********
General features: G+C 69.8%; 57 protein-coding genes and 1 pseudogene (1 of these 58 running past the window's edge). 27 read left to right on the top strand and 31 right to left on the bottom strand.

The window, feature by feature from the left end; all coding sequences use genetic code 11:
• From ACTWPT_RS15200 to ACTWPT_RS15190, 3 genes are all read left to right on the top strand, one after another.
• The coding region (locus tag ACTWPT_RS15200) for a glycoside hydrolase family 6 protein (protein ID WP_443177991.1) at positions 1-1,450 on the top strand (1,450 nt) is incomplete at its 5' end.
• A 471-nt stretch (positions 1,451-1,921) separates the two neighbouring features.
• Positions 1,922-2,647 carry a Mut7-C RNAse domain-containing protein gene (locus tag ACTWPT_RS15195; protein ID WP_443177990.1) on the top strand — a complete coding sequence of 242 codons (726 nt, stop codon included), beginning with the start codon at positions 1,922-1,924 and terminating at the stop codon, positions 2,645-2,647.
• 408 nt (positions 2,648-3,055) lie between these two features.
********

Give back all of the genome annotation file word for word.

General features: G+C 69.8%; 57 protein-coding genes and 1 pseudogene (1 of these 58 running past the window's edge). 27 read left to right on the top strand and 31 right to left on the bottom strand.

The window, feature by feature from the left end; all coding sequences use genetic code 11:
• From ACTWPT_RS15200 to ACTWPT_RS15190, 3 genes are all read left to right on the top strand, one after another.
• The coding region (locus tag ACTWPT_RS15200) for a glycoside hydrolase family 6 protein (protein ID WP_443177991.1) at positions 1-1,450 on the top strand (1,450 nt) is incomplete at its 5' end.
• A 471-nt stretch (positions 1,451-1,921) separates the two neighbouring features.
• Positions 1,922-2,647 carry a Mut7-C RNAse domain-containing protein gene (locus tag ACTWPT_RS15195; protein ID WP_443177990.1) on the top strand — a complete coding sequence of 242 codons (726 nt, stop codon included), beginning with the start codon at positions 1,922-1,924 and terminating at the stop codon, positions 2,645-2,647.
• 408 nt (positions 2,648-3,055) lie between these two features.